Catching Up With Mark Carter

As many a pro begin their annual crawl to SoCal for sponsor visits, winter planning and other oddly located snow dealings, we reel ‘em in to chat snow. On a break from ranch life, Mark Carter came by to recount winter times. (He’s looking for a boot sponsor btw, hit him up on Facebook). A hard working good ‘ol boy turned snowboarder, Carter now finds himself encompassed in a fortunate shroud of riders and opportunities of the shred world. His snowboard perspective split—a paradigm of traditional western ways and mountain frivolity. Here’s what he had to say.

So you filmed with Absinthe this year, how did you sneak in that cast?
I was stoked to be apart of that program. Originally, I was planning to film with Travis [Rice] and the those guys for their movie, but it didn’t start this year so I kinds of scrambled the end and everything fell into place. Luckily I had sponsors like North Face and Weekend who stepped up to chip in money. And it helped having Travis being like “I really don’t have anything going on, so I’ll just film an ender part in three weeks…I need two filmers and…you and [Dan] Brisse can come along.” We had a fun crew.

Had you known Brisse before?
No, that kid’s rad though, a ripper for sure. I think the bigger stuff was new to him too, so it was good for progression. He was a little intimidated but he killed it. He has some serious skill on the kickers. It was a good vibe for everybody. It worked out.

How is it filming with Rider of The Year?
It’s interesting filming with a guy like Travis. He’s always going to be doing the sickest shit, stuff you think a normal person couldn’t do. We you don’t look at it that way. And first try he stomps it. You’re like really?

It’s gotta help you progress or cringe I guess.
It does. I mean the kickers and stuff you’re always stepping to, we’re always building crazy shit. All of us look at things differently though. Travis will go do some huge back rodeos off something nuts. Then I’ll go ride something else and Brisse will go do some pat down.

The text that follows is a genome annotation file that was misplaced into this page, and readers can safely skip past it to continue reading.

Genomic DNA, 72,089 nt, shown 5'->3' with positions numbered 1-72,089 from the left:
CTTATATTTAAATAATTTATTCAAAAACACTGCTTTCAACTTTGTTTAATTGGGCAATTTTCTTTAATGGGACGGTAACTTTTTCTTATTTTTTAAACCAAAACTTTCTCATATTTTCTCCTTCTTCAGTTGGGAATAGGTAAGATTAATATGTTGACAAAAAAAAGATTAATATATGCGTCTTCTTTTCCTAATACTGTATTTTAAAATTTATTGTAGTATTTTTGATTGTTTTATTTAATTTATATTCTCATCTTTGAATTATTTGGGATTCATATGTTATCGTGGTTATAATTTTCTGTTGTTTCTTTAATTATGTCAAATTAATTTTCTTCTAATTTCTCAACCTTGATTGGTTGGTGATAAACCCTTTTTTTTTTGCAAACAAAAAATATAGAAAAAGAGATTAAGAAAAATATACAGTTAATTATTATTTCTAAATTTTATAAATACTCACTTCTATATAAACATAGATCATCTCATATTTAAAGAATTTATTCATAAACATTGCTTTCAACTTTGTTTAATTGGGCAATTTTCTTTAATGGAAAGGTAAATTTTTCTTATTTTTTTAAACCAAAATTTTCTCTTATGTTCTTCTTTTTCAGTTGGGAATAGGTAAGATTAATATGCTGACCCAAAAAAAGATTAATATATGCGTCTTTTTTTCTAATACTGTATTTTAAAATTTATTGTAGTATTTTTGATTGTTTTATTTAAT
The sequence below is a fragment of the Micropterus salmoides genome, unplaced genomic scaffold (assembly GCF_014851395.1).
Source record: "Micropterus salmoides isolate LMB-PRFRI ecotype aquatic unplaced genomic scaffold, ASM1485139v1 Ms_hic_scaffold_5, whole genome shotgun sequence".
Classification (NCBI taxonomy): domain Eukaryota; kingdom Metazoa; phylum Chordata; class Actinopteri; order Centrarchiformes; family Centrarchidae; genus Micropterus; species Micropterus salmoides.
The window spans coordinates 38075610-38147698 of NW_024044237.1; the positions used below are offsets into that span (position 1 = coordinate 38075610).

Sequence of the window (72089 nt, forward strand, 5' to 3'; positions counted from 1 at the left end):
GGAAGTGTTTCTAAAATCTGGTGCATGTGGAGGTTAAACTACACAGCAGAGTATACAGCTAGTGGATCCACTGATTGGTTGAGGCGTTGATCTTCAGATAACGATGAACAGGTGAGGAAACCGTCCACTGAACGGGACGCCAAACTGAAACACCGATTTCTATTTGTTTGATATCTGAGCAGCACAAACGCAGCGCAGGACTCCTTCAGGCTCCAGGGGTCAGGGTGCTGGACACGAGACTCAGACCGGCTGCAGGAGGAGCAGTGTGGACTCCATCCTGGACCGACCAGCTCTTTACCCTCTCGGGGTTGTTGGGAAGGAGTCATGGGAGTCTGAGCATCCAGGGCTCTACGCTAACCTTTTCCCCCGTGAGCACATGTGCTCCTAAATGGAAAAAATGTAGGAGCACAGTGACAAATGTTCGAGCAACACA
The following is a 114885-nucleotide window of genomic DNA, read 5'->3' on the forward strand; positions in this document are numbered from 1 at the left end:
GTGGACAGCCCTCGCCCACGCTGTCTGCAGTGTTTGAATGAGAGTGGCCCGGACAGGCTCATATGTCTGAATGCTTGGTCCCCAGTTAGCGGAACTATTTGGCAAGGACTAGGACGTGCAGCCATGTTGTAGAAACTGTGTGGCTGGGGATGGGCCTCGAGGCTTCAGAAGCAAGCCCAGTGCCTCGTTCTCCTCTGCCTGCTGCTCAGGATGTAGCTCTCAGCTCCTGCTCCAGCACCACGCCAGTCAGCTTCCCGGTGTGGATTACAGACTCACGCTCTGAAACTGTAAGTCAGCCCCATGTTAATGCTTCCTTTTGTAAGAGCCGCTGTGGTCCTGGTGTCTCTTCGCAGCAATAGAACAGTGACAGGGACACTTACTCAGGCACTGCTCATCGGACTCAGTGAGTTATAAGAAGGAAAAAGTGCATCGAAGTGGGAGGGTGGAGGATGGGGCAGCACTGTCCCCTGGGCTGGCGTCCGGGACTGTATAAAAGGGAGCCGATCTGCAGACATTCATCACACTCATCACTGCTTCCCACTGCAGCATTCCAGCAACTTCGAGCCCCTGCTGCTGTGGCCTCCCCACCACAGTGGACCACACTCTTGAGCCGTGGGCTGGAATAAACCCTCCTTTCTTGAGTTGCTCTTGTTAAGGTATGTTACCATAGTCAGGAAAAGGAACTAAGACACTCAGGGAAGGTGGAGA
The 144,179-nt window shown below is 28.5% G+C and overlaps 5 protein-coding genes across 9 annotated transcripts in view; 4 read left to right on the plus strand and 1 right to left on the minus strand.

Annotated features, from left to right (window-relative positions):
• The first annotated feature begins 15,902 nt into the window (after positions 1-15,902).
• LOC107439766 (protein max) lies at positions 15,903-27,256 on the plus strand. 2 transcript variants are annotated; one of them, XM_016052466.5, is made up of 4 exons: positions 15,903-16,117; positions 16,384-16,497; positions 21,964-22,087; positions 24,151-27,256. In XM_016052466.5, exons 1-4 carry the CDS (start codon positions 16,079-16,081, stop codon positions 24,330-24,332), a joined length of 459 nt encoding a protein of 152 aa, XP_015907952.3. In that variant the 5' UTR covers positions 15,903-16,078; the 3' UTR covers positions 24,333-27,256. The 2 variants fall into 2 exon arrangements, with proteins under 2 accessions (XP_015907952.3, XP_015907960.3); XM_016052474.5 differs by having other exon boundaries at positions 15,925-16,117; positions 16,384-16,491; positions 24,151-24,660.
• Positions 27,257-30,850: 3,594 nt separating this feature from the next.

Tell us about your new sponsor setup.
Weekend Snowboards, The North Face, Smith, Bluebird Wax. Just solid, everybody kicks down and it rounds out my style of riding and what I’m trying to get out of it. Obviously North Face isn’t going to sign a jibber, so they signed the right people with DCP, Johan, Dave Short and myself. It’s a really good crew and company; everyone just gets it over there. They’re all really easy to work with.

You’re doing the Weekend board program, are you their only rider?
Yep, we have a couple ams. It has a small brand feel, like a grassroots skateboarding company. They’re partnered with Bond Outerwear and SLVDR Clothing, just building things up. It’s funny, I get set up with them on Facebook. I was a little weary because I wasn’t’ sure if they were really serious about creating a board company. But things are a go and they’re great to work with.

You have an interesting art collabo going on for your new board, what’s going on?
[Mike] Parillo and Guch [Bryan Iguchi] are doing the art for my Weekend pro model. Got the legend collab going on. I’m pretty honored to have those guys step up and do it. And they’re really stoked to do it. I’ve seen almost the final project. It’s unique. We always round the cows on the ranch with dirt bikes or horses so it had a lot to do with that. People will probably look at it and won’t get it, until they know the story behind it. Parillo was out with us on the ranch a couple times so that’s where he came up with the idea. Whatever he’s going to do I’m down with it. I trust him and Guch.

What kind of backcountry guiding do you get into in the summer?
I do some fishing and chase people around the mountains. Hiking, riding horses too. When I’m not doing that I’m just on the ranch trying to pull my weight.

Could you explain a little more about your outfitting operation?
It’s an fishing, camping outfitter operation my brother runs and I’m a guide under him. We take people to these high mountain lakes that we have permits for. He has the only permit for what we call the ‘big wilderness’ in the bighorn mountains. Crazy lakes, granite boulders, killer fishing. It’s weird, not many locals take advantage of it up there. When we’re up there with clients it’s really secluded. We pack in a couple wall tents and all the gear you could need. It takes usually eight horses. We just hang out and fish.

How about ranch life?